I guess the notion of behaviour is a fundamental ingredient in the basket of maturation. For me, theory and ideology follow in its wake. Human history, time and time again, has been swept along on the tide of ideology until it all ends in tears on a rocky shore. Charismatic teachers and leaders are powerful influencers of human behaviour, for better and for worse. They are also exemplars and Osho is no exception. Many of us who laughed at the absurdity of his multifaceted contradictions, acted out or excused far too much. While we often became more open and loving around one another and towards one another, we tended to push away anything that seemed to be at odds with our Great Dreaming. If there is anything to be learnt, it is that denial or avoidance of behaviours that strike an arrow at the core of our integrity will catch up with us, whether we are aware of it or not.
I tend to bang on about behaviour because of my own experience and what I have observed in others. Many of us have had a strong taste of Oneness (for want of a better word). We have had experiences that go beyond the usual identification as a body-mind organism. In our meditation we have rested in stillness. We have entertained blissful states. We know at a deeper level there is more on offer than a materially-oriented and conditioned life. And yet we live out our human lives as embodied entities and must embrace all this entails. Otherwise, our so-called spirituality may be a cop-out.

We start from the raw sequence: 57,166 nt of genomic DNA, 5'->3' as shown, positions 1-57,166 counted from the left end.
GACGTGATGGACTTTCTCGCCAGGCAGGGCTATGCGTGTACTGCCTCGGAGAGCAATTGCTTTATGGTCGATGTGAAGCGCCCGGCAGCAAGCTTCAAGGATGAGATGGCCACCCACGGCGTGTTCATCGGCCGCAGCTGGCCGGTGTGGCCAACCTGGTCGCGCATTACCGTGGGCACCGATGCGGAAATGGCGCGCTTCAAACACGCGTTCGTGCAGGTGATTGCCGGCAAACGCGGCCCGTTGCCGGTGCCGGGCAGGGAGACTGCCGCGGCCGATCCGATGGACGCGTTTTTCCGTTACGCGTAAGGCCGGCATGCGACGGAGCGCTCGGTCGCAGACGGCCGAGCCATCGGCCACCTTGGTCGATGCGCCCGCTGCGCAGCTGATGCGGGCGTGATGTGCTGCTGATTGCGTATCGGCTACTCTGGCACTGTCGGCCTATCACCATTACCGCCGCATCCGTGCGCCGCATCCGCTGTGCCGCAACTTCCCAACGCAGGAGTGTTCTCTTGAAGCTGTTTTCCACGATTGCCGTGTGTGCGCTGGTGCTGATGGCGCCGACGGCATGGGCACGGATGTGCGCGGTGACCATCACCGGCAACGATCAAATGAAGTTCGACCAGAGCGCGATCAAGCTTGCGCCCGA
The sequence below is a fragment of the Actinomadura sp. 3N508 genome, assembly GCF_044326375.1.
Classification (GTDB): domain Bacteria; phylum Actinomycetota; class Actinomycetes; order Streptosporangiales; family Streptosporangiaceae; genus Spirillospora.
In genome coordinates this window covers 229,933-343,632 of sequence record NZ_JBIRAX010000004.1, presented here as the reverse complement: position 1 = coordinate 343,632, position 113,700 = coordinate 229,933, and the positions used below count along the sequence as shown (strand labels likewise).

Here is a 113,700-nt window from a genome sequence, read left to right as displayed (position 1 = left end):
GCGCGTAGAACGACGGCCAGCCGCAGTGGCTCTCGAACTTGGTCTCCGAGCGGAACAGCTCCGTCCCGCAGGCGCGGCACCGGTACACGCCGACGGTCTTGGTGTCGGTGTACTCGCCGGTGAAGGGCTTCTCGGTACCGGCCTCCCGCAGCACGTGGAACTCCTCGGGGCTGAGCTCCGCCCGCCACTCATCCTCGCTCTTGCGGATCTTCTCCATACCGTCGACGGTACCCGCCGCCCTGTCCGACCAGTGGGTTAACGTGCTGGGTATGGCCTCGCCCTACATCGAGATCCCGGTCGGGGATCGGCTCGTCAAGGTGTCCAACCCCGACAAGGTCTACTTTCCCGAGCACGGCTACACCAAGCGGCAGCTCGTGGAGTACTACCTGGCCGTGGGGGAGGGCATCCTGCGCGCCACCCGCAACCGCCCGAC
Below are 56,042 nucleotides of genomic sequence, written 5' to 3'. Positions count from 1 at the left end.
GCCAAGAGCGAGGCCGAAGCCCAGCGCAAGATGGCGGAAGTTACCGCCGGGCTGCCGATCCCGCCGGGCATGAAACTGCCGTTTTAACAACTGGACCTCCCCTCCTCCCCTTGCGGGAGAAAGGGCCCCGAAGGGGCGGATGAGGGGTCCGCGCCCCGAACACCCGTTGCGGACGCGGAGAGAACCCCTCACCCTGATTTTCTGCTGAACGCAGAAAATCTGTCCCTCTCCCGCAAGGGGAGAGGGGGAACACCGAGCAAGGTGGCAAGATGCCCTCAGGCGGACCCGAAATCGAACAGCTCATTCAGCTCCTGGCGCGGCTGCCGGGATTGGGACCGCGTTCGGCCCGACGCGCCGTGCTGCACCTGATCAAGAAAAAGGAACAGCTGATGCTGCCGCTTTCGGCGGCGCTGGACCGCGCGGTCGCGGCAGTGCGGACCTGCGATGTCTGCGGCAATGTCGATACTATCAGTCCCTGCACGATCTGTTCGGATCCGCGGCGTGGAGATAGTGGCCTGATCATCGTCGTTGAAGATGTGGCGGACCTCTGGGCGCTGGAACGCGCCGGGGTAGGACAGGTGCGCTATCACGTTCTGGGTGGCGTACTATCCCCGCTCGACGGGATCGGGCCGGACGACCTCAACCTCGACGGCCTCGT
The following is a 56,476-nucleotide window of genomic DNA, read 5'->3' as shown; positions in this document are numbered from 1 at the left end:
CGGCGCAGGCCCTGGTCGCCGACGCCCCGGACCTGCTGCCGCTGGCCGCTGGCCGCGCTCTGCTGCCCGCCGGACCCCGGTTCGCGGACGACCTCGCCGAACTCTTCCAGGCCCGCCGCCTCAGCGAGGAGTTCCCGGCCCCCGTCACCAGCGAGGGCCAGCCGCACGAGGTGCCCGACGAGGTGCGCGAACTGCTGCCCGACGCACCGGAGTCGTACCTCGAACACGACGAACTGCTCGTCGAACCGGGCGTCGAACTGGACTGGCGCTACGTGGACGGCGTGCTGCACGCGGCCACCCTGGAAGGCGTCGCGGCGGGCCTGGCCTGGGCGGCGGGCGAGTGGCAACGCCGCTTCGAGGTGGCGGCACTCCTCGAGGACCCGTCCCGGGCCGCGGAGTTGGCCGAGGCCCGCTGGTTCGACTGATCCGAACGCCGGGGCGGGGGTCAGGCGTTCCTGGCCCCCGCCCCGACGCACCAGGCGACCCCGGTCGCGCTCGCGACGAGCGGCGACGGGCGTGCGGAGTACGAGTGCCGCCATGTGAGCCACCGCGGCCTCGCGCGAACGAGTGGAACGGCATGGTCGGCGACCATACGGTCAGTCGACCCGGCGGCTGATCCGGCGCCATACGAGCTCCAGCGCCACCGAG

‘I’m an ordinary man’, said Osho. We smiled, as we gazed up at him, splendidly robed in his chair on the podium. If only. If only that ‘ordinariness’ had translated into his actions and attitudes. The wash-up may well have carried an altogether different flavour.
I can sense some of you squirming. ‘Ah, you’re missing the point. He knew what he was doing – trying to provoke us into a serious quest for transformation.’ Maybe. Just maybe. But if you turn your gaze and look at his legacy, nearly three decades after his death, you might surely wonder how much was achieved, both individually and collectively. Maybe I’m colour-blind but I don’t see a whole heap of evidence of the ‘new man’ or the ‘new woman’. Sure, there seem to have been transformations among some former disciples (particularly, it appears, where they have embraced other teachers and/or practices). Sure, there has been a proliferation of Osho–style group leaders running psycho-spiritual gatherings – and many are extremely adept in what they offer – but we can wonder whether their day-to-day behaviours are all that different from the population at large? And assuming most of us don’t fall into either of these elevated camps, we can still re-examine our lives and evaluate our debt (or otherwise) to Osho. I reckon most of us would be in credit, especially where the plunge into sannyas kick-started our journey. There is a place for gratitude here – not an easy place for some to find but one borne out of taking responsibility for our choices and of accepting that apparent obstacles, deviations and cul-de-sacs seem part of the fabric of every worthwhile path of discovery.